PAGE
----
Asbestos-contaminated talc was prolific and a risk to adult consumers in products such as cosmetics, personal care products, body powders, and shaving products.


paint canTalc is an ingredient in some paints as it offers a layer of weather and corrosion resistance. 

Workers in talc mines and mills faced the highest levels of exposure as they worked with the raw form of the mineral, which carried the highest level of associated asbestos. 

talc mining

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Johnson & Johnson Talcum Powder Problems

For decades, Johnson & Johnson (“J&J”) held the top spot in the talcum powder industry, particularly with its well-known baby powder line. Consumers of all ages consistently relied on baby powder and other talc-based products.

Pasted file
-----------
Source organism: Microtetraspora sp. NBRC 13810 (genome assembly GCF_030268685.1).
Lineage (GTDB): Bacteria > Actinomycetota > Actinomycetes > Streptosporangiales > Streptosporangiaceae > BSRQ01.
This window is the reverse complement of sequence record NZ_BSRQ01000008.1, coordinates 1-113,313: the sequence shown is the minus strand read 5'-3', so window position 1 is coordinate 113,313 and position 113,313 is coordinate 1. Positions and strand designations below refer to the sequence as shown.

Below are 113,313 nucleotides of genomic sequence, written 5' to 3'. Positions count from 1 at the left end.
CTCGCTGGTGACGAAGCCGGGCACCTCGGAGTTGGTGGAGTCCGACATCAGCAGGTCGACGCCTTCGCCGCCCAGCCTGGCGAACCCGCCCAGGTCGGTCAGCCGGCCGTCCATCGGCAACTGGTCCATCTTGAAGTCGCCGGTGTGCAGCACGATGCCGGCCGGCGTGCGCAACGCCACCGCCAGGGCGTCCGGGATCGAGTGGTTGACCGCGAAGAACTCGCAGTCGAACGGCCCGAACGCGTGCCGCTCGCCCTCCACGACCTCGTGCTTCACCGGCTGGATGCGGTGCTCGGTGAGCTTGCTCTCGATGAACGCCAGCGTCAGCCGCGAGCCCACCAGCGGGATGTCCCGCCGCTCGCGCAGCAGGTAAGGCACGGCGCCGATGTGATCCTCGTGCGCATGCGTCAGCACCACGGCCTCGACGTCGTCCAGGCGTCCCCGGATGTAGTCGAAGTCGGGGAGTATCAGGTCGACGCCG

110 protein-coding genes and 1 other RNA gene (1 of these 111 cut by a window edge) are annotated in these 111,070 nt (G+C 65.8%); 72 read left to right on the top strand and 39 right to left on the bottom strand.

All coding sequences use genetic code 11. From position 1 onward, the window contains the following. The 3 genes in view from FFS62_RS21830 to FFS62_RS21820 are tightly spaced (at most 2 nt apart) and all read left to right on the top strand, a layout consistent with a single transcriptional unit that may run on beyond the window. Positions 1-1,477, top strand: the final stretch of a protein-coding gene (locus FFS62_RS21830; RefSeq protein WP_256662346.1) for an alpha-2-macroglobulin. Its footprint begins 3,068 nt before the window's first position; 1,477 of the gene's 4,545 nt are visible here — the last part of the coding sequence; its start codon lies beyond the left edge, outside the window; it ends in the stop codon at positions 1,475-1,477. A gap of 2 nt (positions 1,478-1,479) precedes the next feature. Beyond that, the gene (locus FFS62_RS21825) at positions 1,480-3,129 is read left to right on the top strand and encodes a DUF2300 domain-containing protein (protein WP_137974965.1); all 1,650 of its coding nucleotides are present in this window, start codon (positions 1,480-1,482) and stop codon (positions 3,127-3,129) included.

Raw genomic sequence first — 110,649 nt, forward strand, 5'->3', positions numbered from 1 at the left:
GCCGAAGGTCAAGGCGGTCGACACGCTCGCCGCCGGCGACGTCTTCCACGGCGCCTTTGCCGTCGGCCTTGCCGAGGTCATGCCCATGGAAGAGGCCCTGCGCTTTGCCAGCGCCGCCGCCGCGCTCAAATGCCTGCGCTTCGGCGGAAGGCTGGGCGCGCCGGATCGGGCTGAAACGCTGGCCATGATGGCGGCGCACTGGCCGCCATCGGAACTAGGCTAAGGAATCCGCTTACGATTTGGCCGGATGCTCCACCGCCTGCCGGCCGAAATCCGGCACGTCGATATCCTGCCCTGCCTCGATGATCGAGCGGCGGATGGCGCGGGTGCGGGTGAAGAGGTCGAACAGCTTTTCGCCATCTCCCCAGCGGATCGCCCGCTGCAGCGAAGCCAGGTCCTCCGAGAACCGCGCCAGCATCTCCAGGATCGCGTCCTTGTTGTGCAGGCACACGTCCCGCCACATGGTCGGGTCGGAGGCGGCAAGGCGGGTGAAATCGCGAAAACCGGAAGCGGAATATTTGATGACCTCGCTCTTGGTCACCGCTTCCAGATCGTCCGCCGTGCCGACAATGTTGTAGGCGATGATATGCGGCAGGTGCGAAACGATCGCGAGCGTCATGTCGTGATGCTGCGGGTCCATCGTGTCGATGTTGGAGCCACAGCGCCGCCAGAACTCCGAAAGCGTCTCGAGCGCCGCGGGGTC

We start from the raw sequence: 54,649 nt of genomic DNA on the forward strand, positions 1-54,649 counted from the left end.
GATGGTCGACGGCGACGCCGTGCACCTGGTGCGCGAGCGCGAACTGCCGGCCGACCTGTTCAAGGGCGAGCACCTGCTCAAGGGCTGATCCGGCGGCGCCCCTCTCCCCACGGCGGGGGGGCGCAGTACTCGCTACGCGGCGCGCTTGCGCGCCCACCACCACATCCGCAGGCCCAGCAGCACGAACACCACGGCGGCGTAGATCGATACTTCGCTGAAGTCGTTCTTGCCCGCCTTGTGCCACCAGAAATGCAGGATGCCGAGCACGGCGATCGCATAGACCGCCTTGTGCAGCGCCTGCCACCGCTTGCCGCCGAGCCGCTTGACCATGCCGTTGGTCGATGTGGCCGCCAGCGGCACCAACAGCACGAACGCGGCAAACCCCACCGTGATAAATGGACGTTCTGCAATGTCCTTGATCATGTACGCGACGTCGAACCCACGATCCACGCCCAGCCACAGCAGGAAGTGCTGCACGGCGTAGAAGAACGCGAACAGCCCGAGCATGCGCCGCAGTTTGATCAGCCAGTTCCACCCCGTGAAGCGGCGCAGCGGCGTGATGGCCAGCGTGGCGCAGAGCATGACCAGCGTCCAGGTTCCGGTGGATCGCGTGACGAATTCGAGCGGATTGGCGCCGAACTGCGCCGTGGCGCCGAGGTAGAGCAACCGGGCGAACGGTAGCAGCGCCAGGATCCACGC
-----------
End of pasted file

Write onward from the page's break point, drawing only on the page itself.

J&J currently has thousands of lawsuits alleging its talc caused cancer. Court documents have shown that J&J was well aware that its baby powder products contained asbestos, but they kept that information hidden from regulators and the public. From 1972-1975, three different lab tests had found asbestos in its talc; and while company executives, managers, scientists, doctors and lawyers scrambled to come up with a solution, those who needed to know were kept in the dark. It is shown that as early as 1957, labs had found J&J talc contaminated by asbestos. 

It wasn’t until 2020 that J&J announced it would stop selling its talc-based baby powder in the U.S. and Canada. It would replace talc with a cornstarch-based version. In 2022, it expanded that halt of sales worldwide. 

As of 2024, there are an estimated 54,000 lawsuits against J&J (JNJ), and the company is attempting a $6.475 billion settlement to resolve all suits. 

Vogelzang Law has found enormous success fighting for our clients. Our most recent talcum powder lawsuit victory resulted in a jury verdict of $45,000,000 for our client. 

asbestos fibers

Additional Products Containing Asbestos-Contaminated Talc